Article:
Other drawbacks, at least among the group I gamed with, included the fact that DC HEROES came out not long after Marvel Super Heroes, the original FASERIP game by TSR. Sadly, many of my friends were bigger Marvel fans than DC ones, and a lot of them were already playing the Marvel game. Not only was I more of a DC fan, but I really didn't care for the mechanics of Marvel Super Heroes. More often than not, the compromise when it was time to play a Superheroes game was Villains & Vigilantes, a tried and true favorite of all parties involved.
Within a year or two of DC HEROES' release, a number of games were published that would end up being among my all time favorites. In 1986, West End Games released Ghostbusters. In 1987, they would release Star Wars D6, while R. Talsorian put out both Mekton II, and Teenagers from Outer Space. That was also the same year that the first edition of Ars Magica came out, although I don't really recall playing it until its second edition in '89.
That's a lot of really strong competition for my attention, not to mention the attentions of my players. Add to the fact that I was graduating from Junior High to High School in '86, and the make up of my group was in a state of flux as well. DC HEROES ended up lost in the shuffle.
In 1986-87 (or thereabouts) I started playing Champions under the greatest GM I've ever had the pleasure to game with, my friend and HERO System mentor, William C.. It would be a year and a half of play before I knew the rules to the game, but I was pretty much hooked early on. After the two to three year stretch of campaign he ran that I was part of, Champions came out with it's 4th edition, and that became the go-to game system for all our Superhero games going forward (until Mutants & Masterminds came out that is).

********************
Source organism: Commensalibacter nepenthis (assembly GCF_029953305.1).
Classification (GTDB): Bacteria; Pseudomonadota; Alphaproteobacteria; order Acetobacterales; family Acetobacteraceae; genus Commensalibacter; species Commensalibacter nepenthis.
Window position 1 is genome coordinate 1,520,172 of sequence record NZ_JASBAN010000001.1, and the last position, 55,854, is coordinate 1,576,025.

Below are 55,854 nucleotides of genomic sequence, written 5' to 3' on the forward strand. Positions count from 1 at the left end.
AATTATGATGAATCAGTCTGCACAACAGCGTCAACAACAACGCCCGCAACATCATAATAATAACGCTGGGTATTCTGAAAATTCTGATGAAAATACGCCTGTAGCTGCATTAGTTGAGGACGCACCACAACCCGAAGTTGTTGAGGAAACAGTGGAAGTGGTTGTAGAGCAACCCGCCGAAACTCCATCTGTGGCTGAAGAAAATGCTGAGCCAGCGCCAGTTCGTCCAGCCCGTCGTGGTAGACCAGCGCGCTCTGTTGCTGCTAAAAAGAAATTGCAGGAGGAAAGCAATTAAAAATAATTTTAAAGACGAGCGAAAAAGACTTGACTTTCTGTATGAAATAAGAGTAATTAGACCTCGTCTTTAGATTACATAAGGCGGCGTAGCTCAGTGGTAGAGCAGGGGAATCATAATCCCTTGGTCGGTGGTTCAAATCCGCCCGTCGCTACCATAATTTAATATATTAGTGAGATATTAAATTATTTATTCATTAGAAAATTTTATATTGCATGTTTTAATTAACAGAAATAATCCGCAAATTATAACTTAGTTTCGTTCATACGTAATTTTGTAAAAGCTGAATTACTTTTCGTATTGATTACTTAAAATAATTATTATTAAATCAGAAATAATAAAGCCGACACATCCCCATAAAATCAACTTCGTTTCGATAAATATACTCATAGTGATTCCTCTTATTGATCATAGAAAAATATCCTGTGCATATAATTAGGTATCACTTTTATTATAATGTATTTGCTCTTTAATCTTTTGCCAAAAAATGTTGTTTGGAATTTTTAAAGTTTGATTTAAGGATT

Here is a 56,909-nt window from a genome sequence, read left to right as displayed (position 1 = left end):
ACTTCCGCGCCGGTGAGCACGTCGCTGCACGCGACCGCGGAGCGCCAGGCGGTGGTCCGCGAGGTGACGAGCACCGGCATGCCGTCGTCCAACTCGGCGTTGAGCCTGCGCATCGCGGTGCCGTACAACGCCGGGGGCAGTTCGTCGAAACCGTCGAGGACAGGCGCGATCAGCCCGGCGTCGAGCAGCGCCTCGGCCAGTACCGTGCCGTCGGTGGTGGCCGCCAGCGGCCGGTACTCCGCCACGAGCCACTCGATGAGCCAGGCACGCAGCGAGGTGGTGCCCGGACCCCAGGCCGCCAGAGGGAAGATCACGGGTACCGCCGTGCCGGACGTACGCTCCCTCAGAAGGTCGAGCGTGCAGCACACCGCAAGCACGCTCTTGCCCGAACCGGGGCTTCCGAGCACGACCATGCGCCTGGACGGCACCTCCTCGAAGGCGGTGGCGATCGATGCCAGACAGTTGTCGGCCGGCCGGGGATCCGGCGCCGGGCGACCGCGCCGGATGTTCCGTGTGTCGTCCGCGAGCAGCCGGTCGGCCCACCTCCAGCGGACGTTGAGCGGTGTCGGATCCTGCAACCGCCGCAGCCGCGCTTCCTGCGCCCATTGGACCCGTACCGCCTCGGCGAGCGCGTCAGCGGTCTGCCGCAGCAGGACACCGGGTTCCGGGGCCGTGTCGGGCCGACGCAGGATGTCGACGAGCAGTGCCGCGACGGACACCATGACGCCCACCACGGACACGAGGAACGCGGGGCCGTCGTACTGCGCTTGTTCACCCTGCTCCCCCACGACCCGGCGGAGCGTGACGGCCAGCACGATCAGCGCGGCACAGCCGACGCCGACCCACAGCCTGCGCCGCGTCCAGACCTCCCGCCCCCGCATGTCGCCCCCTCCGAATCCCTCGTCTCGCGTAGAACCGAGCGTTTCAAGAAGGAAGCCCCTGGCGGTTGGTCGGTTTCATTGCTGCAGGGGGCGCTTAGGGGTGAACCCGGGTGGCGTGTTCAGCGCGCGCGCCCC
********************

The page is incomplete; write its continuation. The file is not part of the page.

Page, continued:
As you can tell from previous posts to this blog, even after trying out, and enjoying, many other great systems such as M&M 3rd Edition, and Marvel Heroic, I still tend to fall back on Champions 4th.
There you have it. DC HEROES was very fun, but it just never beat out those games that were even more fun. It was like a competition where all the participants are talented, and skilled, but in the end, someone has to be in last place. That ended up being DC HEROES.
I've thought about trying her out again one of these days, just to see how the old girl has stood the test of time. Maybe I will, if I can get the gang to shelve their biased towards Champions for just a session, or two.
Truth and Justice Everybody, Truth and Justice,
*I had actually encountered Champions in my FLGS long before I played it. I took one look at the numbers, and the crunch, and put it down. Never game it a second look. Amazing that I ended up loving it so much.
**One of these days I will tell the story of how I submitted a pitch to DC Comics for a 'Justice League Earth' story (one-shot, mini-series, or series), and how I almost got it through, and had my dreams horribly crushed by an unfeeling world. Ahem. OK, maybe not, but it sucked that it never happened. DC's loss.